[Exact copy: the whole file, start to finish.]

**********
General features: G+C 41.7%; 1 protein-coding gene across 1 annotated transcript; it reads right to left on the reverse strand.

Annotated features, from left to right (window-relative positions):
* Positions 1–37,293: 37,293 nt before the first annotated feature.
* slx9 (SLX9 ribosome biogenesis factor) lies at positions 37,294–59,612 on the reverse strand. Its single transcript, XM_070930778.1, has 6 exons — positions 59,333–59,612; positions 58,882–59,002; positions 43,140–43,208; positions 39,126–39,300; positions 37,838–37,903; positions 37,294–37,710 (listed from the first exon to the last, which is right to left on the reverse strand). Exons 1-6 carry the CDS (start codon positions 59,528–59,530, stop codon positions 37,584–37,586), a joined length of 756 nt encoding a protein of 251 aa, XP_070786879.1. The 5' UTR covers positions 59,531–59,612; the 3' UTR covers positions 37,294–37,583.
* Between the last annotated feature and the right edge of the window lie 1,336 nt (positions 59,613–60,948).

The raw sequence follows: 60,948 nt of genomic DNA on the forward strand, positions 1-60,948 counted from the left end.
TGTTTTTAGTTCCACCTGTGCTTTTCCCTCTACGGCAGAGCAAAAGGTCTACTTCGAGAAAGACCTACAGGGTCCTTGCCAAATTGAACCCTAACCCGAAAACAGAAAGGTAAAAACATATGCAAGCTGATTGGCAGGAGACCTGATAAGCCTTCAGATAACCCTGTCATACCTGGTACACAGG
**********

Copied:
General features: G+C 41.7%; 1 protein-coding gene across 1 annotated transcript; it reads right to left on the reverse strand.

Annotated features, from left to right (window-relative positions):
* Positions 1–37,293: 37,293 nt before the first annotated feature.
* slx9 (SLX9 ribosome biogenesis factor) lies at positions 37,294–59,612 on the reverse strand. Its single transcript, XM_070930778.1, has 6 exons — positions 59,333–59,612; positions 58,882–59,002; positions 43,140–43,208; positions 39,126–39,300; positions 37,838–37,903; positions 37,294–37,710 (listed from the first exon to the last, which is right to left on the reverse strand). Exons 1-6 carry the CDS (start codon positions 59,528–59,530, stop codon positions 37,584–37,586), a joined length of 756 nt encoding a protein of 251 aa, XP_070786879.1. The 5' UTR covers positions 59,531–59,612; the 3' UTR covers positions 37,294–37,583.
* Between the last annotated feature and the right edge of the window lie 1,336 nt (positions 59,613–60,948).

The raw sequence follows: 60,948 nt of genomic DNA on the forward strand, positions 1-60,948 counted from the left end.
TGTTTTTAGTTCCACCTGTGCTTTTCCCTCTACGGCAGAGCAAAAGGTCTACTTCGAGAAAGACCTACAGGGTCCTTGCCAAATTGAACCCTAACCCGAAAACAGAAAGGTAAAAACATATGCAAGCTGATTGGCAGGAGACCTGATAAGCCTTCAGATAACCCTGTCATACCTGGTACACAGG